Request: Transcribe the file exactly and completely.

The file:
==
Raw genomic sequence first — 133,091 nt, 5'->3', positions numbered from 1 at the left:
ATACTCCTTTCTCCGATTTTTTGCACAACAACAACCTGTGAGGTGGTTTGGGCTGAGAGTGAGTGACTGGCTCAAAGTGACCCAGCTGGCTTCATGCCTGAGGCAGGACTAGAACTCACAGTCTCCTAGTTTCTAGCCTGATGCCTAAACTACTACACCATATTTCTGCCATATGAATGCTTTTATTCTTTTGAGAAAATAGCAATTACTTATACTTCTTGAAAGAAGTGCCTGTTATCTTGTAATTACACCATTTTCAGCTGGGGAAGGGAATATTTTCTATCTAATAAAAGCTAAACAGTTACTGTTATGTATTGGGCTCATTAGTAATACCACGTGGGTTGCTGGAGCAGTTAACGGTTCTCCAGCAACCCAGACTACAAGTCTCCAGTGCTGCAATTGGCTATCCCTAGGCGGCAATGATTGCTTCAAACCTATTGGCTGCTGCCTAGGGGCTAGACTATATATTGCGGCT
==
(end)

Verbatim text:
Raw genomic sequence first — 133,091 nt, 5'->3', positions numbered from 1 at the left:
ATACTCCTTTCTCCGATTTTTTGCACAACAACAACCTGTGAGGTGGTTTGGGCTGAGAGTGAGTGACTGGCTCAAAGTGACCCAGCTGGCTTCATGCCTGAGGCAGGACTAGAACTCACAGTCTCCTAGTTTCTAGCCTGATGCCTAAACTACTACACCATATTTCTGCCATATGAATGCTTTTATTCTTTTGAGAAAATAGCAATTACTTATACTTCTTGAAAGAAGTGCCTGTTATCTTGTAATTACACCATTTTCAGCTGGGGAAGGGAATATTTTCTATCTAATAAAAGCTAAACAGTTACTGTTATGTATTGGGCTCATTAGTAATACCACGTGGGTTGCTGGAGCAGTTAACGGTTCTCCAGCAACCCAGACTACAAGTCTCCAGTGCTGCAATTGGCTATCCCTAGGCGGCAATGATTGCTTCAAACCTATTGGCTGCTGCCTAGGGGCTAGACTATATATTGCGGCT